Love Exposure -- Film Review
Since its premiere at Tokyo FILMeX, poet-turned-director Shion Sono has hit festival jackpot, nabbing several awards. While its length poses obstacles to commercial screenings, long DVD exposure is ensured.
Sono, whose grab-bag portfolio ("Strange Circus," "Noriko's Dining Table," "Exte") is by turns kitschy, pseudo-intellectual and occasionally sublime, pushes these traits to their extreme in "Love," achieving instant cult status. Though self-indulgent, its strange rationale is propelled by the cast who never misses a step while treading the line between parody and pathos.
Widowed Catholic priest Tetsu (Atsuro Watabe) begins a torrid affair with nymphomaniac Kaori (Makiko Watanabe). When Kaori leaves Tetsu, his piety turns sour and he extorts confessions from teenage son Yu (Takahiro Nishijima). Running out of sins to confess, Yu becomes the disciple of a kung-fu master specializing in the art of clandestine underwear photography.
The scenes of Yu and his gang sneaking their cameras under mini-skirts in public places are crowd-pleasing spoofs of vintage Toei B-movies and Hong Kong martial arts flicks while subverting the notorious image of Japanese "chikan" (voyeur-pervert) into that of social rebel.
While cross-dressing as Sasori (heroine of an '80s TV drama), Yu meets Kaori's step-daughter Yoko (Hikari Matsushima). Yu, who has an Oedipal complex, is love-struck because Yoko resembles his mother, whom he believes was the Virgin Mary. However, Yoko, who has an Electra complex, hates men, so Yu keeps up his disguise.
The connection between dysfunctional families and religious cults, explored in "Suicide Club" and "Noriko," is revealed in the role of Aya Koike (Sakura Ando). Abused by her father, whom she castrated in a lurid scene, Koike is sub-leader of a cult named Zero. She intercepts the protagonists' romance by converting not only Yoko, but Tetsu and Kaori. Yet, Koike's most wanted target Yu eludes her. Yu's battle for his loved ones' salvation climaxes in balletic blood-spilling.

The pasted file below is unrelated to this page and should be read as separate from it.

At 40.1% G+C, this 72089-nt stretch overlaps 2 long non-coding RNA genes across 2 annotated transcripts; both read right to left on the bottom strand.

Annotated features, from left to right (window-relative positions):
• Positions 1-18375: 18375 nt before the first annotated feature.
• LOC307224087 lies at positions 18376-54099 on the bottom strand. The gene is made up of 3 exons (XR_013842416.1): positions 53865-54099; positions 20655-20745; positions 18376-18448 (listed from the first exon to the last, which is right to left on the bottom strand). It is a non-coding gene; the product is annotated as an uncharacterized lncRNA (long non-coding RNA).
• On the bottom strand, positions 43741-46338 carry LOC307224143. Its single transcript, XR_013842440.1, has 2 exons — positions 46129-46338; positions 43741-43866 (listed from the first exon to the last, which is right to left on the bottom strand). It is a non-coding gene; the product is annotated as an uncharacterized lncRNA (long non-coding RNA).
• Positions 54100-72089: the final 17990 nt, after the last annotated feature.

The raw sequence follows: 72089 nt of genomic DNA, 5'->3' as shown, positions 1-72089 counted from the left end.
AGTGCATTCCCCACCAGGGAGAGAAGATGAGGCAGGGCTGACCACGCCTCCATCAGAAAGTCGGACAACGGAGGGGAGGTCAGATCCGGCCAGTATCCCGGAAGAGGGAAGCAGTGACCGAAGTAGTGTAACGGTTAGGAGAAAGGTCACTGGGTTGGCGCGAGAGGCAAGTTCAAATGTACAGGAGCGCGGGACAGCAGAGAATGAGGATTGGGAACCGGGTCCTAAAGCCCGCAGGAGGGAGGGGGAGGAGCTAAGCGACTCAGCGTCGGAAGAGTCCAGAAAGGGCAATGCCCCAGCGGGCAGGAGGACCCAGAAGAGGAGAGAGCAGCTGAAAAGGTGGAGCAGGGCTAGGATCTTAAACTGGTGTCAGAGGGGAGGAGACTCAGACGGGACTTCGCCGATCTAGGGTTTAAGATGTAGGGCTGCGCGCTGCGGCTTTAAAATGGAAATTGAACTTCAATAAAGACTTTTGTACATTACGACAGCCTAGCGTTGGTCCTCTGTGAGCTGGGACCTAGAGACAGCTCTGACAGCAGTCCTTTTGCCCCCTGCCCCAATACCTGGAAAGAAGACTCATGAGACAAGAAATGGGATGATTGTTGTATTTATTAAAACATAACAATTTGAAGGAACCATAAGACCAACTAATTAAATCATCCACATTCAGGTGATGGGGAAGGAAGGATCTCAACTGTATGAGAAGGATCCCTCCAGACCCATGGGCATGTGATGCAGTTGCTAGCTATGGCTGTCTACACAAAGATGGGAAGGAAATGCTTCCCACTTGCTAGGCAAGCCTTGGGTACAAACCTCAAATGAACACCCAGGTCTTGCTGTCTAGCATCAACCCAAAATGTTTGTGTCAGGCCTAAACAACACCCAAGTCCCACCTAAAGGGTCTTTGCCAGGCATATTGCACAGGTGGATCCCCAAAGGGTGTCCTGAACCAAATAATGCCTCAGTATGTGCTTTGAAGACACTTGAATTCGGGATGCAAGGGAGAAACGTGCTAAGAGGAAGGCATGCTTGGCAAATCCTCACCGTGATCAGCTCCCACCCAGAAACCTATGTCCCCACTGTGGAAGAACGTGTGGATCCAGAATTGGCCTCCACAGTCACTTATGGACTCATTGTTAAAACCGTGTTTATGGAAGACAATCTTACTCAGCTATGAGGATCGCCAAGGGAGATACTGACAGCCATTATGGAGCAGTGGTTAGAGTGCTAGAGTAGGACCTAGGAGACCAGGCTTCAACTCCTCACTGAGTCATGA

The cast, a refreshing ensemble of veterans and total newcomers, makes a gradual transformation from self-conscious theatricality to fiercely real expressions of suffering and transcendence. Kudos to Sono for discovering Hikari Matsushima, who has a unique aura and masters the subtle dichotomies of Yoko's Madonna-whore persona.
The credibility of Matsushima's passion rises above the gimmicky direction and florid dialogue, especially when she recites Paul's letter to the Corinthians or when she confesses in the denouement, making those scenes ineffably touching and uplifting.
Despite pretensions to anarchy and nihilism, "Love Exposure" is not that radical amidst a maelstrom of social pathology, the proverbial quest for love underscores the narrative.
Intellectuals raised in a Judeo-Christian civilization may read Sono's satire on religious and sexual hang-ups as daring iconoclasm, when much probably springs from his misconceptions (such as Catholic priests having children -- many Japanese Buddhist and Shinto sects are hereditary). For him, religion is essentially a thematic hook to explore dependency and obsessive behavior, while his real concern is with breaking down Japan's herd mentality.
Venue: Tokyo FILMeX International Film Festival
Production: Omega Project, Studio Three Co.
Cast: Takahiro Nishijima, Hikari Mitsushima, Sakura Ando, Makiko Watanabe, Atsuro Watabe
Director-screenwriter: Shion Sono
Producer: Toyoyuki Yokohama, Shinya Kawai
Director of photography: Sohei Tanigawa
Production designer: Takashi Matsuzuka
Costume designer: Hitoki Higuchi
Music: Tomohide Harada
Editor: Junichi Ito
Sales: Phantom Film Co.
No rating, 237 minutes